The Leaderless Revolution (2011)
Frustration with conventional politics is rising everywhere, depressing voter turnout and fuelling popular anger. Politicians too can sense the mood, but are unable to offer any prescription except more of the same politics, perhaps spiced with a dangerous and hollow populism.
This new world requires something else beyond more promises, something beyond new theories of interpretation, something that might, just might, make us feel at last that the tools fit the job. This new world requires a new politics.
Recently, the UN Environment Program reported that even if states fulfilled all of their commitments to reduce carbon emissions, including those made at Copenhagen, the world’s temperature would still most likely exceed the 2°C “danger” level. Outside of predictions and commitments, and in the real world of the earth’s atmosphere, where success or failure is truly measured, the concentration of carbon in the atmosphere has continued to rise unabated.
While globalisation intensifies apace, its rigours and stresses ever more evident, its rewards seem to accrue mostly to a minority: the top one percent of the population in the US takes home nearly twenty-five percent of all income, the highest percentage since 1928.
In 2011, as leading bankers declared that the “years of apology” should be over, one study showed that seven million of the poorest Britons had seen their living standards decline by a massive ten percent over the previous decade.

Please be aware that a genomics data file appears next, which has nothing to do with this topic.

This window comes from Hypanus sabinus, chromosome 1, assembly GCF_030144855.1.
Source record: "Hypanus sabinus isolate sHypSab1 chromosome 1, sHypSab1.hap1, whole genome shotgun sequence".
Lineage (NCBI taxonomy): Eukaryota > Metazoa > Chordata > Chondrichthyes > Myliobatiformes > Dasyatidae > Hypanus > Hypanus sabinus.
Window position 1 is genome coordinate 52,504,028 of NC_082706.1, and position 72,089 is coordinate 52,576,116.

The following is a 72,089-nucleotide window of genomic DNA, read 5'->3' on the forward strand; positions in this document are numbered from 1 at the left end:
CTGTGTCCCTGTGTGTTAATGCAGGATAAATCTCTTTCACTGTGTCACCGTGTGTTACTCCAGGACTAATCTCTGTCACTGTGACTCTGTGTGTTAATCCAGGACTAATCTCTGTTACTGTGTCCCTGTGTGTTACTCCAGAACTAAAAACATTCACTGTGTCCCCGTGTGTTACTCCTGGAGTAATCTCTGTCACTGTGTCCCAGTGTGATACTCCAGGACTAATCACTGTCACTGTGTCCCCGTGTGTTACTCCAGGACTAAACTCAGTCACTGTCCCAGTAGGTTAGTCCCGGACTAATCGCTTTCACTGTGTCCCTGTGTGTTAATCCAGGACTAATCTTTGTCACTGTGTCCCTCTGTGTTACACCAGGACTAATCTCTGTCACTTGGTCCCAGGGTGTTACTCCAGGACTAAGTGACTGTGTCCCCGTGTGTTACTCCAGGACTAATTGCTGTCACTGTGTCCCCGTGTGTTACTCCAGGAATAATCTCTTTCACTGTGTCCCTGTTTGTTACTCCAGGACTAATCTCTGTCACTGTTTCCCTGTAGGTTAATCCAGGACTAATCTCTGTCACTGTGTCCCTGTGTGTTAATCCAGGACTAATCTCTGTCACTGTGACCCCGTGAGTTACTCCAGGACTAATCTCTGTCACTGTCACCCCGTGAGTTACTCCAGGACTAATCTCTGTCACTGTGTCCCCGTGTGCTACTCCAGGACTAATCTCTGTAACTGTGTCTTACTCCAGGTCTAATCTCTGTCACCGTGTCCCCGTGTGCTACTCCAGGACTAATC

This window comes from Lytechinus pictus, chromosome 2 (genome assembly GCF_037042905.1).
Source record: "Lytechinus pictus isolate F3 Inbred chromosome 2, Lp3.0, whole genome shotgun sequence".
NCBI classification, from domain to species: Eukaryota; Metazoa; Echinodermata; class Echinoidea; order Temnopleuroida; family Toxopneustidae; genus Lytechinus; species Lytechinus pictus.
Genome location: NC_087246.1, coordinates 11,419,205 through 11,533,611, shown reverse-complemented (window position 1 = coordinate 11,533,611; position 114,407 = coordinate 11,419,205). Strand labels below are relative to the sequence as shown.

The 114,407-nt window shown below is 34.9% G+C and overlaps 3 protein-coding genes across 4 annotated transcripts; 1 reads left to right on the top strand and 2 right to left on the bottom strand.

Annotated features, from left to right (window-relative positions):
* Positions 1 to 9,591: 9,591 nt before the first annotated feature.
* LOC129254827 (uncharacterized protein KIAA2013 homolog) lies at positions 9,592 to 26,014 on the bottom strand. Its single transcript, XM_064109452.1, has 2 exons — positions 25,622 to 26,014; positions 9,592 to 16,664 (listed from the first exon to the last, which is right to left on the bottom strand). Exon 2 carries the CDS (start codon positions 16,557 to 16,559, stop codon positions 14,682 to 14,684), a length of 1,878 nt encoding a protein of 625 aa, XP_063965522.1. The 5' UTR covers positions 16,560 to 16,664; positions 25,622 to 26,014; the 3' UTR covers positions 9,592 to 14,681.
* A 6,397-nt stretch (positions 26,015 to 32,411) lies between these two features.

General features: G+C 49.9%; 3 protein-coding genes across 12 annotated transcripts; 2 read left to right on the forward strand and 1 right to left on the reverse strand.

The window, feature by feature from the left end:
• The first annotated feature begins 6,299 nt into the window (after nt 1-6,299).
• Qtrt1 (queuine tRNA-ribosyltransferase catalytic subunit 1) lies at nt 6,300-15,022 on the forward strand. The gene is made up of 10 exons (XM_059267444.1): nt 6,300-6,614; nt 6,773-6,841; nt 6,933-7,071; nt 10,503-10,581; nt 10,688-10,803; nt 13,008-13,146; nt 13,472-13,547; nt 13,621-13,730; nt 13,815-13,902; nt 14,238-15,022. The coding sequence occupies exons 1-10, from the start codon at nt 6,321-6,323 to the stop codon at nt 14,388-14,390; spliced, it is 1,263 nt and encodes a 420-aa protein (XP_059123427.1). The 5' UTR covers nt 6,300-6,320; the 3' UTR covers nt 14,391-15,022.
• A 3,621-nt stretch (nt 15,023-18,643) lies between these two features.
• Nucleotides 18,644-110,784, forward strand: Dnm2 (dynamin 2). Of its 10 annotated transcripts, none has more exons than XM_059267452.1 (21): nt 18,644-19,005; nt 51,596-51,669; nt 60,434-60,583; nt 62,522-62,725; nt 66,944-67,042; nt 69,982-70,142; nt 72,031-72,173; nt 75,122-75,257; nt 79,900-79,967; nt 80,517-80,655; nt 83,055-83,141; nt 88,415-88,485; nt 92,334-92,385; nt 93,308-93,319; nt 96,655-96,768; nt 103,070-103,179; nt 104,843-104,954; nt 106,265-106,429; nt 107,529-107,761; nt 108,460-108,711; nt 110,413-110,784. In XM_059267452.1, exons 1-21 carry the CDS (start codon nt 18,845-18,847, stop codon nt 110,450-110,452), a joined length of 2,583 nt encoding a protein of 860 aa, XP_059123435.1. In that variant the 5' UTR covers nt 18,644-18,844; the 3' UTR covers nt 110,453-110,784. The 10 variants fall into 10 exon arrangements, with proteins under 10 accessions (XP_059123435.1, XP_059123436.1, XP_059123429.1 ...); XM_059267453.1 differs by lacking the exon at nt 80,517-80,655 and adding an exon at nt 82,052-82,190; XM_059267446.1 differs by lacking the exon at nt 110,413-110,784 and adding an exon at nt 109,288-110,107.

In some parts of America, life expectancy is actually declining thanks to poverty, though healthcare spending per capita – averaged across the population – is higher here than anywhere on earth.
In India, politicians obsess about headline GDP growth rates, and the richest build billion-dollar skyscraper houses, but hundreds of millions remain in abject poverty and malnourishment – the calorie intake of the poorest has remained stagnant for over a decade and more than half of India’s children under five suffer stunting and poor brain development.
As billions join the global labour force, no job is secure; no industry is stable; no profession may not one-day face destruction. While economic insecurity is on the rise, so too is a more insidious and equally permanent anxiety – political insecurity and violence.
Contrary to the received wisdom that economic underdevelopment is the fount of terrorism, former CIA case officer Marc Sageman found in a study of 172 Al Qaeda terrorists that the majority were middle- to upper-class, well-educated, married with children, and occupied professional or semi-professional positions, often as engineers, architects, scientists and doctors.
The Small Arms Survey now reckons that globally there are nearly 900 million light weapons, some of ever-greater sophistication: sniper rifles deadly at two miles’ range; man-portable missiles that can down airliners; mines that can sink cruise liners.
As if these data were not dismal enough, it seems too that the very ground on which we stand is less firm than before. Once conquered, mankind foolishly believed nature would remain quiescent in our plans. Rising sea levels have already required the evacuation – forever – of several low-lying islands. In Australia and Russia, forest fires rage with a new and terrifying ferocity, consuming whole towns. Even the sceptical notice greater volatility in the weather – everything’s hotter and colder, and wetter and windier than it used to be.